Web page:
by Alex Carmichael
The Bible is a unique collection of writings. In fact, there is nothing like it in all the world. In a period of over fifteen hundred years, and written in three distinct languages (Hebrew, Aramaic, and Greek) on three separate continents (Africa, Asia, and Europe), at least forty human writers from vastly differing fields, perspectives, and backgrounds wrote under the direction of the Holy Spirit in putting together the sixty-six books of the Bible.
The people who wrote it were shepherds, fishermen, and military men. There were kings, a prime minister, and a royal cupbearer. There was even a doctor, a tax collector, and a tentmaker among so many other people from different walks of life. They wrote in a number of unusual circumstances, as varied as being in a prison or a palace.
As the Bible was written over such a lengthy span of time, most of the writers did not personally know one another, nor live in the same eras. The Old Testament writers would also have no way of accessing the writings of the New Testament. Although most of the writers did not know the other writers, they all still wrote a story that has complete harmony and continuity from beginning to end. This miraculous feature of Scripture is a testament to the fact that the Bible is what it claims to be: the very Word of God.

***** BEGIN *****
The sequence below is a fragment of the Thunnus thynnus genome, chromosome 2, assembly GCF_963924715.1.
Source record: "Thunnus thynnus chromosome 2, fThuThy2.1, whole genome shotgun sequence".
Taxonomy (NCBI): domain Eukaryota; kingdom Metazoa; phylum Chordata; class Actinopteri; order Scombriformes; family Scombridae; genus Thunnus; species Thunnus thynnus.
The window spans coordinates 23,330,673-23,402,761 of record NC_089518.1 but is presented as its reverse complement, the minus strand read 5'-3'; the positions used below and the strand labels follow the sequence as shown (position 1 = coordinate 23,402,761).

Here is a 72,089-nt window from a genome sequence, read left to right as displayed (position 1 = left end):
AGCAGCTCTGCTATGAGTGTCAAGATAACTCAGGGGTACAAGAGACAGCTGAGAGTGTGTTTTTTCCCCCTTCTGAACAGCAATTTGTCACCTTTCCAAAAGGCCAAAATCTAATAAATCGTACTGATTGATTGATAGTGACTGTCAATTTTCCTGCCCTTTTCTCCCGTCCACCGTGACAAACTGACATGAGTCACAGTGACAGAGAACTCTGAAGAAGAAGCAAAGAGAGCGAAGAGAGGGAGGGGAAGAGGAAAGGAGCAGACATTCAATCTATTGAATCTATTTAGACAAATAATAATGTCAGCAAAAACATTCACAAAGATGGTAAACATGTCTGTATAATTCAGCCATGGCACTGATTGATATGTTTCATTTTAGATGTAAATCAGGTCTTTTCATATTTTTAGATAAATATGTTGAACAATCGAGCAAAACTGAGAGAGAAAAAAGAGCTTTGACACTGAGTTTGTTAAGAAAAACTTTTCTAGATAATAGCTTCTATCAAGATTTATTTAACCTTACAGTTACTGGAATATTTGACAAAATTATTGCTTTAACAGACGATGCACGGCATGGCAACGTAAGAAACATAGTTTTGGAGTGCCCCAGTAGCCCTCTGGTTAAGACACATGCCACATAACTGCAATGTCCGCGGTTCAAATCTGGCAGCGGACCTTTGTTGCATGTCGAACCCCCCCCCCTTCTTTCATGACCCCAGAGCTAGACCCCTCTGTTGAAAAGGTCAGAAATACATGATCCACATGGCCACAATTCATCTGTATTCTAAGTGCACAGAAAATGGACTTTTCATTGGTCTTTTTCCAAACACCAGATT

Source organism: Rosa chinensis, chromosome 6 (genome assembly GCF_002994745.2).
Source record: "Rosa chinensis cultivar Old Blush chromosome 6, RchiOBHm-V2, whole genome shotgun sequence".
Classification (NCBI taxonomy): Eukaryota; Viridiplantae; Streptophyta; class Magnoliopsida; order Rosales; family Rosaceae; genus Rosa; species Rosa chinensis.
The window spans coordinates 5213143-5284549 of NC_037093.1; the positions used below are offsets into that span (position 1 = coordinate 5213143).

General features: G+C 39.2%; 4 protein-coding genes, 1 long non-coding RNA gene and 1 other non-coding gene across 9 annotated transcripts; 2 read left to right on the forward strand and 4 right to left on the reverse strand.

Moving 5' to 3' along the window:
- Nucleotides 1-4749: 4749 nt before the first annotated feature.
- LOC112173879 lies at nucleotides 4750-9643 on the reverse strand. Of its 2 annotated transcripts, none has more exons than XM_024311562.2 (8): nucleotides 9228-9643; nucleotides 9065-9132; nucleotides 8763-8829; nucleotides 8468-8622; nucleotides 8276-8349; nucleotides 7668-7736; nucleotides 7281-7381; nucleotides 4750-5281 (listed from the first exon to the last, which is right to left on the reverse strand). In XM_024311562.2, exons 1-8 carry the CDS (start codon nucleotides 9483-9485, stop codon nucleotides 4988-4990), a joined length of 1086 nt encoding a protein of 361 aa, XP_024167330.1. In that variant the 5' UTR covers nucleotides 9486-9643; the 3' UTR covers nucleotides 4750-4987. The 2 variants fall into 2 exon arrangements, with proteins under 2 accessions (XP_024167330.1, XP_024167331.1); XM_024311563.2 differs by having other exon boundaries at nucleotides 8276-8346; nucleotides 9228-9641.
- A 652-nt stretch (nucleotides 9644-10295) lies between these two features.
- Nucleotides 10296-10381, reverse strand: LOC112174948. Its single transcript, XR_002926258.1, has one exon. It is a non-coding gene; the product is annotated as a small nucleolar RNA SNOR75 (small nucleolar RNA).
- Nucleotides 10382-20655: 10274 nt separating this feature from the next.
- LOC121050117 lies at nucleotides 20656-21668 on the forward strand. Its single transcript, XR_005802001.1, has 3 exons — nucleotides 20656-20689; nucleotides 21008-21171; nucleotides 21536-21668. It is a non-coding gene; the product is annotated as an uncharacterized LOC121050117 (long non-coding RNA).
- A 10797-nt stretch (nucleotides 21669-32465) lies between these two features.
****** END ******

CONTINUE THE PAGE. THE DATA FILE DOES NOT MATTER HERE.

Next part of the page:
Because the Bible is written by a variety of people, God used their personalities, strengths, experiences, backgrounds, circumstances, and abilities to bring forth His message. This is why the Bible contains a great number of different literary styles and approaches. It is a collection of historical narratives, commandments, prophecies, letters, sermons, songs, prayer, praise, genealogies, warnings, poetry, proverbs, parables, and practical sayings.
The writers of the various books also cover many different topics, including such subjects as the nature of God, the creation and purpose of mankind, and the coming of the Promised Messiah.
With such a diverse range of writers, places, languages, time periods, circumstances, styles, and subjects, one would expect any book of such magnitude to be a somewhat incoherent mishmash of thoughts and ideas. And quite rightly so.
Yet it isn’t that way with the Bible. The Bible isn’t disjointed, it doesn’t contradict itself. It is one unified book that tells a harmonious narrative from start to finish.
The reason for that is because God Himself is the source and inspiration of all Scripture (2 Tim. 3:16). That fact is the only logical explanation for how the Bible came to be, that God superintended it all. In putting together the Bible the way He did, God unfolded His story over a vast period of time, transcending the bounds of time and space to reveal Himself as being the one true God. Only God could have accomplished such a task.
The Bible does indeed have many different writers, but there is only one Author.